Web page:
DOE et al v. United States

Filing 19

ORDER granting Defendant's 7 Motion to Dismiss. Signed by District Judge George Caram Steeh. (JOwe)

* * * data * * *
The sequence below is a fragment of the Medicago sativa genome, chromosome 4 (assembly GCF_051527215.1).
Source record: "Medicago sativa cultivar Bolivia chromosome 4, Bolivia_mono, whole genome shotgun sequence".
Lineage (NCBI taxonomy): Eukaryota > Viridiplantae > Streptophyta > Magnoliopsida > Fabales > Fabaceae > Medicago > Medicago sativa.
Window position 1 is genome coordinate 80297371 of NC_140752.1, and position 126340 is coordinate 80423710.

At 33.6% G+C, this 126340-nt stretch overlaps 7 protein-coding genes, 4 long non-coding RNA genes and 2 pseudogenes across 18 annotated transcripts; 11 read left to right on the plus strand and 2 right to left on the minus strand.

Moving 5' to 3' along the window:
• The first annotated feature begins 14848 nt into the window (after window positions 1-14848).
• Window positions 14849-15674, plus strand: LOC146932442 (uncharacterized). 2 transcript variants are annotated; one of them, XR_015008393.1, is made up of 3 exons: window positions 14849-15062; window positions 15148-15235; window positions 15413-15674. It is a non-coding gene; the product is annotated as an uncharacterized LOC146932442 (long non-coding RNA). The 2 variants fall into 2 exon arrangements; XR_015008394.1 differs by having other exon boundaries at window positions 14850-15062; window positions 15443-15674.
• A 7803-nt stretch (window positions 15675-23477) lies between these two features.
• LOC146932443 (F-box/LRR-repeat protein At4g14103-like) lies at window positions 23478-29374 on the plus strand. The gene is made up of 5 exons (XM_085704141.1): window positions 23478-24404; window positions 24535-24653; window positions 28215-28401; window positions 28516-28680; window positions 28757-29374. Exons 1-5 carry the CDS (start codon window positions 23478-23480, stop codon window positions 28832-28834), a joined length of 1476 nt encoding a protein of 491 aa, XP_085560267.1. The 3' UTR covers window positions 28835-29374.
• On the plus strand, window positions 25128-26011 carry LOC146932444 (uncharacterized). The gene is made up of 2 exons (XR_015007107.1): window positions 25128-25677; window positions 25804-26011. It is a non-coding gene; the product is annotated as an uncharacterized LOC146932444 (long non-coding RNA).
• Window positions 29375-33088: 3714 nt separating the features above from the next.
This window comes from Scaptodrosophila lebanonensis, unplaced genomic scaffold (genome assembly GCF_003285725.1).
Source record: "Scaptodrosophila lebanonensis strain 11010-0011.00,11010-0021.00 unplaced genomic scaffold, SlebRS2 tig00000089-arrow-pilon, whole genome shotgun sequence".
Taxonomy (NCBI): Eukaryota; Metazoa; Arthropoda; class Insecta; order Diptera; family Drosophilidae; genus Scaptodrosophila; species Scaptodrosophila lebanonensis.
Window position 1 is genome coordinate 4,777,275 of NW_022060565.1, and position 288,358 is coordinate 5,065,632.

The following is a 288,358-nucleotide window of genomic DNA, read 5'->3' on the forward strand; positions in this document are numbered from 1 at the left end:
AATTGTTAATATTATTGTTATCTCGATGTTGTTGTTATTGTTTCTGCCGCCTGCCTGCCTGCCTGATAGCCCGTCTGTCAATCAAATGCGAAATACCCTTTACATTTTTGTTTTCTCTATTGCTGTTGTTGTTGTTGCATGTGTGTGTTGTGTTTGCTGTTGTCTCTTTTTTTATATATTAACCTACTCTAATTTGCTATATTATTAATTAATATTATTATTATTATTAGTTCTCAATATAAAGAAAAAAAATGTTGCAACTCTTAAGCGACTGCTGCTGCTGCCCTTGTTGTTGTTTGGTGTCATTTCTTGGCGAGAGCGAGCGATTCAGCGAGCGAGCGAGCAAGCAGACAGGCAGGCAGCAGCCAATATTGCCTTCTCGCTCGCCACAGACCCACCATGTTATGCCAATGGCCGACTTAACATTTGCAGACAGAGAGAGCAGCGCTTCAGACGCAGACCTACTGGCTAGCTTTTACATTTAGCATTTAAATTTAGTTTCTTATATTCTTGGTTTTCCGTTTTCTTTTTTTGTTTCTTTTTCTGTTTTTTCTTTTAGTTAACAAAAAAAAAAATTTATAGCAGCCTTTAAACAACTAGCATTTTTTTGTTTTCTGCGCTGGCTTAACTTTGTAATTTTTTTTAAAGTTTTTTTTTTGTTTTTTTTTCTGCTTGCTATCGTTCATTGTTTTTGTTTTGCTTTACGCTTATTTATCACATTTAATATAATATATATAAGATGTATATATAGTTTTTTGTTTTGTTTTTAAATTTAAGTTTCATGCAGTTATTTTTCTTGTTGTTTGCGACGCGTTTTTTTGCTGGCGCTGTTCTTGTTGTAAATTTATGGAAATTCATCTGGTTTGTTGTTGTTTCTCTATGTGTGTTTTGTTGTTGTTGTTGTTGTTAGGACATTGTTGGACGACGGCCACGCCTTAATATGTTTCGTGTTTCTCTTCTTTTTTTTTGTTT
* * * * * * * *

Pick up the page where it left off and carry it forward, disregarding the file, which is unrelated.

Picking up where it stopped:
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UNITED STATES DISTRICT COURT EASTERN DISTRICT OF MICHIGAN SOUTHERN DIVISION DANIEL ERICKSEN and MICHAEL ERICKSEN, CASE NO. 16-CV-13038 HON. GEORGE CARAM STEEH Plaintiffs, v. UNITED STATES OF AMERICA, Defendant. / ORDER GRANTING DEFENDANT=S MOTION TO DISMISS (Doc. 7) This Federal Torts Claims Act (AFTCA@) action is the second case plaintiff Daniel Ericksen (ADaniel@) has brought arising out of his arrest after marijuana and drug paraphernalia were found in the trunk of his vehicle at the United States and Canadian border at the Blue Water Bridge in Port Huron, Michigan. Now before the court is the government=s motion to dismiss. Having carefully reviewed the written submissions, the court finds that the matter may be decided without oral argument pursuant to Local Rule 7.1(f)(2). Based on the doctrine of issue preclusion and claim preclusion, and because routine searches and seizures at an international border are lawful simply because they occur at the border where there is no -1- need for probable cause, reasonable suspicion, or a warrant, the government=s motion to dismiss shall be granted. I. Background In deciding the government=s motion to dismiss, the court has carefully considered the allegations in the complaint as well as the prior opinion of this court granting defendants= motion to dismiss in Daniel=s prior Bivens suit, and the Sixth Circuit=s decision affirming that order. D.E. v. John Doe I, 834 F.3d 723 (6th Cir. 2016). On June 22, 2012, Daniel was en route to a summer camp in Michigan when he missed his turn and inadvertently ended up at the international border crossing to Canada at the Blue Water Bridge in Port Huron, Michigan. When Daniel presented at the primary inspection booth at the international border, a CBP agent searched his vehicle and discovered marijuana and drug paraphernalia in a backpack in his trunk. A canine also alerted to drugs. Daniel was arrested, and state authorities charged him with misdemeanor drug offenses of possession of marijuana and possession of drug paraphernalia. Daniel sought to suppress the evidence in his state criminal proceedings, and the state judge denied his motion. Daniel appealed the ruling, and the circuit court affirmed. Daniel -2- ultimately pleaded guilty to a misdemeanor possession of drug paraphernalia and was sentenced to one month probation under the Holmes Youthful Trainee Act (AHYTA@). In his first suit, brought under Bivens v. Six Unknown Named Federal Agents of Federal Bureau of Narcotics, 403 U.S. 388 (1971), Daniel alleged that the search of his vehicle and his arrest at the border crossing violated his Fourth Amendment rights. In the earlier lawsuit, in which Daniel was represented by his father, Michael Ericksen (AMichael@), defendants were four named Customs and Border Protection (ACBP@) officers and two unnamed defendants. In the earlier matter, the court found that the border search exception applied and thus, defendants did not violate Daniel=s Fourth Amendment rights, and dismissed the suit. The Sixth Circuit affirmed. D.E., 834 F.3d at 727-28. In this second lawsuit brought under the FTCA, Daniel and his father, Michael, allege false arrest and imprisonment; Daniel for his arrest in June, 2012 at the international border crossing at the Blue Water Bridge, and Michael for his visit to the same international border crossing in November, 2012, when he attempted to secure documents related to Daniel=s earlier search and arrest by CBP officers at the border. In this suit, Daniel also -3- alleges battery by a CBP officer arising out of the same encounter he had with CBP officers on June 22, 2012. Defendant seeks dismissal for failure to state a claim under Federal Rule of Civil Procedure 12(b)(6). II. Rule 12(b)(6) Dismissal Standard Rule 12(b)(6) allows the Court to make an assessment as to whether the plaintiff has stated a claim upon which relief may be granted. Under the Supreme Court=s articulation of the Rule 12(b)(6) standard in Bell Atlantic Corp. v. Twombly, 550 U.S. 544, 554-56 (2007), the Court must construe the complaint in favor of the plaintiff, accept the allegations of the complaint as true, and determine whether plaintiff=s factual allegations present plausible claims. A[N]aked assertions devoid of further factual enhancement@ are insufficient to Astate a claim to relief that is plausible on its face.@ Ashcroft v. Iqbal, 556 U.S. 662, 678 (2009). To survive a Rule 12(b)(6) motion to dismiss, plaintiff=s pleading for relief must provide Amore than labels and conclusions, and a formulaic recitation of the elements of a cause of action will not do.@ Ass=n of Cleveland Fire Fighters v. City of Cleveland, 502 F.3d 545, 548 (6th Cir. 2007) (quoting Bell Atlantic, 550 U.S. at 555) (citations and quotations omitted). Even though the complaint need not contain Adetailed@ factual allegations, its Afactual allegations must -4- be enough to raise a right to relief above the speculative level on the assumption that all of the allegations in the complaint are true.@ Id. (citing Bell Atlantic, 550 U.S. at 555). III. Analysis A. Issue Preclusion Bars Daniel=s Claims of False Arrest and False Imprisonment Daniel=s claim of false arrest and imprisonment is barred by the doctrine of issue preclusion because this court previously found that Daniel=s detention and arrest at the international border was lawful, and the Sixth Circuit affirmed. Issue preclusion bars a party from relitigating an issue of law necessary to a judgment, which has been previously decided by a court of competent jurisdiction, even if the new case is based on a different cause of action. Rambacker v. C.I.R., 4 F. App=x 221, 223 (6th Cir. 2001) (citing United States v. Mendoza, 464 U.S. 154, 158-59 (1984)). Four criteria must be met for issue preclusion to apply: A(1) the identical issue was raised and actually litigated in a prior proceeding; (2) the determination of the issue was necessary to the outcome of the prior proceeding; (3) the prior proceeding resulted in a final judgment on the merits; and (4) the party against whom issue preclusion is sought had a full and fair opportunity to litigate the issue in the prior proceeding.@ Gen. -5- Elect. Med. Sys. Europe v. Prometheus Health, 394 F. App'x 280, 283 (6th Cir. 2010) (citing Aircraft Braking Sys. Corp. v. Local 856, Int'l Union, United Auto., Aerospace and Agric. Implement Workers, UAW, 97 F.3d 155, 161 (6th Cir. 1996)). In this case, all four criteria are easily met. In this FTCA suit, Daniel alleges that his detention by CBP constitutes false imprisonment and false arrest under Michigan law. Specifically, he claims that CBP lacked the authority to hold him longer than necessary to determine that he did not intend to cross the bridge into Canada, and that he was unlawfully detained when he was required to report to a primary officer prior to exiting the bridge, at the pre-primary area, at the primary inspection booth, in the secondary-inspection area, and in the station house. Under Michigan law, a Afalse arrest is an illegal or unjustified arrest,@ while false imprisonment is Aan unlawful restraint on a person=s liberty or freedom of movement.@ Peterson Novelties, Inc. v. City of Berkley, 259 Mich. App. 1, 17-18 (2003). A false imprisonment claim Ais broader, but includes a false arrest involving law enforcement.@ Moore v. City of Detroit, 252 Mich. App. 384, 387 (2002). The elements of a false imprisonment claim are: (1) an act committed with the intention of confining another, (2) -6- the act directly or indirectly results in such confinement, (3) the person confined is conscious of his confinement, and (4) the imprisonment was false - without the right or authority to confine. Id. at 387-88. To prevail on a false arrest claim, plaintiff must show that the arrest lacked probable cause. Peterson, 259 Mich. App. at 18. Where the arrest is lawful, there is no false arrest or false imprisonment claim. Id. Issue preclusion bars Daniel=s claims for false imprisonment and false arrest under all four criteria. First, this court and the Sixth Circuit determined that his detention and arrest were lawful based on the border search exception in his prior Bivens action. Under the border search exception, routine searches at an international border do not require a warrant, probable cause, or reasonable suspicion. In Daniel=s earlier filed Bivens suit, the Sixth Circuit specifically found that Daniel=s arrest was lawful and his post-arrest detention was also lawful because his detention of roughly one hour was reasonable given his presence at an international border, and the detention was for the sole purpose of waiting for local law enforcement to arrive to take Daniel into custody after marijuana and drug paraphernalia were discovered in his backpack following a search of his vehicle. D.E., 834 F.3d at 727. -7- Second, the court=s determination of the lawfulness of his arrest and detention were necessary to the outcome of his Bivens suit. Third, the Bivens action resulted in a final judgment on the merits and on appeal. Fourth, Daniel had a full and fair opportunity to litigate the lawfulness of his arrest and detention in his prior Bivens suit. Plaintiffs= arguments that issue preclusion does not apply are not persuasive. First, plaintiffs argue that this court=s holding and the Sixth Circuit=s holding that CBP can lawfully subject motorists presenting at the international border to suspicionless searches amounts to dicta because it was based on the theory that turnaround motorists lie about their intentions to cross the border. Plaintiffs are correct that this court recognized that one of the policy reasons for applying the border search exception universally to all those presenting at the international border, regardless of their subjective intent to cross the bridge or not, is the necessity for administrative ease in maintaining our nation=s borders. The recognition of this one policy justification for universal application of the border search exception rule, even to those motorists presenting at the border by mistake, does not render this court=s and the Sixth Circuit=s holdings about the lawfulness of Daniel=s arrest and detention as mere dicta. In fact, the -8- court=s application of the border search exception to Daniel=s case was at the very crux of its decision, and it certainly could not be properly characterized as mere dicta. Second, plaintiffs argue that this court and the Sixth Circuit did not consider whether CBP=s policy of searching motorists at the Blue Water Bridge without reasonable suspicion or probable cause is statutorily authorized, but only considered whether their policy comported with the Fourth Amendment. This statement is untrue. This court=s prior opinion specifically referenced 19 U.S.C. ' 1581(a) as authorizing suspicionless border searches. (15-10088, Doc. 45 at PageID 345). The Sixth Circuit also specifically pointed to 19 U.S.C. ' 1581(a) which authorizes the stops and searches about which plaintiffs complain. D.E., 834 F.3d at 728. In sum, plaintiffs= argument that this court and the Sixth Circuit=s determination that CBP=s stop, search, arrest, and detention of Daniel were lawful was not necessary to the dismissal of his prior Bivens suit must be summarily rejected. Having found that the doctrine of issue preclusion precludes Daniel=s from using the FTCA to relitigate the lawfulness of his arrest and detention, the court does not address whether his false imprisonment and -9- false arrest claims also must be dismissed under the holding of Heck v. Humphrey, 512 U.S. 477, 478-79 (1994). B. Daniel Fails to State a Claim for Battery Daniel asserts a state law battery claim arising out of CBP Officer Vittorini=s conduct in arresting him. Specifically, plaintiffs allege, A[s]ubsequent to the vehicle search, Vittorini entered the station house, pushed [Daniel] against a desk, forced him to place his arms behind his back, and handcuffed him.@ (Complaint, & 36). Plaintiff does not allege that Officer Vittorini used unreasonable or excessive force, nor does he claim any injury. Michigan law defines a battery as Athe willful and harmful or offensive touching of another person which results from an act intended to cause such a contact.@ Espinoza v. Thomas, 189 Mich. App. 110, 119 (1991). Michigan law provides that Aan arresting officer may use such force as is reasonably necessary to effect a lawful arrest.@ Young v. Barker, 158 Mich. App. 709, 723 (1987). Here, the lawfulness of plaintiff=s arrest was established in his prior Bivens suit, and plaintiff has not alleged that the amount of force used to effectuate his arrest was unreasonable. Accordingly, the government is entitled to dismissal of Daniel=s battery claim. - 10 - In addition, the government is entitled to dismissal of Daniel=s battery claim under the doctrine of claim preclusion. Claim preclusion operates to bar claims which should have been litigated in an earlier proceeding. Wheeler v. Dayton Police Dep=t, 807 F.3d 764, 766 (6th Cir. 2015) (citing Migra v. Warren City Sch. Dist. Bd. of Educ., 465 U.S. 75, 77 n.1 (1984)). To establish claim preclusion, the defendant needs to show A(1) a final judgment on the merits in a prior action; (2) a subsequent suit between the same parties or their privies; (3) an issue in the second lawsuit that should have been raised in the first; and (4) that the claims in both lawsuits arise from the same transaction.@ Id. (internal quotation marks omitted, citing Montana v. United States, 440 U.S. 147, 153 (1979)). All four elements are met here. First, this court entered final judgment in Daniel=s Bivens action which the Sixth Circuit affirmed. Second, this action involves the same parties as the FTCA claim merely substituted the government for the individual CBP officers. See 28 U.S.C. ' 2674. Third, any claim of unreasonable force during Daniel=s arrest could and should have been litigated under the Fourth Amendment in his Bivens suit. Fourth, both claims arise from the - 11 - same transaction. That transaction was Daniel=s June 2012 arrest at the international border. Plaintiff=s argument that he is not challenging the constitutionality of the arresting officer=s conduct and thus, his failure to alleged unreasonable force in his Bivens claim should not bar him from suing the government for an unlawful touching now is not persuasive. Both arise from the same underlying conduct. Moreover, the arresting officer=s conduct must be evaluated in the context of the lawfulness of the arrest - the same inquiry which would have applied in his Bivens suit. Plaintiffs= reliance on Montana v. United States, 440 U.S. 147 (1979) does not alter this court=s conclusion here. In Montana, the Supreme Court, in addressing issue preclusion, found that the government was estopped from bringing a federal lawsuit when it could have raised the same constitutional issues in the earlier filed state court case brought by a federal government contractor, where the government, while not a named plaintiff, actually directed and controlled the state court litigation. Id. at 153-63. In Montana, the Supreme Court identified the policy reasons supporting application of issue preclusion as follows: A[t]o preclude parties from contesting matters that they have had a full and fair opportunity to - 12 - litigate protects their adversaries from the expense and vexation attending multiple lawsuits, conserves judicial resources, and fosters reliance on judicial action by minimizing the possibility of inconsistent decisions.@ Id. at 153B54 (1979). Those policies are vindicated by the application of issue preclusion and claim preclusion here. Daniel has had his day in court to challenge the conduct of CBP officers who stopped him at the international border on June 22, 2012. There is no justification for allowing him to relitigate those matters in a second repetitive lawsuit. In sum, having met all four elements for claim preclusion, the government=s motion to dismiss Daniel=s battery claim shall be dismissed. C. Michael Has Failed to State a Claim for False Imprisonment or False Arrest Michael asserts false arrest and imprisonment arising out of his visit to the toll-booth and station house at the Blue Water Bridge on November 20, 2012, when he presented to request a copy of the report involving his son=s search and arrest that prior June. Michael alleges that he was required to provide identification and to have his backpack searched. (Complaint, && 55-56, 61). He alleges that CBP lacked the authority to detain him beyond the time required for the toll-booth officer to determine - 13 - that he did not intend to cross the bridge into Canada. Id. at & 92. Michael=s claim that he should have been treated differently than motorists presenting at the international border who had or intended to cross the bridge into Canada is not viable. The Sixth Circuit has held that routine searches and seizures at an international border are lawful because they occur at the border and no probable cause, reasonable suspicion, or warrant is required, regardless of the motorist=s reason for being at the international border, whether on purpose or by mistake. D.E., 834 F.3d at 727. Michael also claims that his false arrest and false imprisonment claim is distinguishable from the situation presented in the prior Bivens suit because he walked to the CBP station house and used a different entrance than that used by CBP officers to escort motorists parked in the secondary inspection area. He further claims the border search exception does not apply to pedestrians. Michael=s argument lacks merit as it is undisputed that he arrived at the international border by motor vehicle. For these reasons, Michael has failed to state a claim for false arrest or imprisonment. - 14 - IV. Conclusion For the reasons set forth above, defendant=s motion to dismiss (Doc. 7) is GRANTED and this action is DISMISSED WITH PREJUDICE. IT IS SO ORDERED. Dated: March 9, 2017 s/George Caram Steeh GEORGE CARAM STEEH UNITED STATES DISTRICT JUDGE CERTIFICATE OF SERVICE Copies of this Order were served upon attorneys of record on March 9, 2017, by electronic and/or ordinary mail. s/Marcia Beauchemin Deputy Clerk - 15 -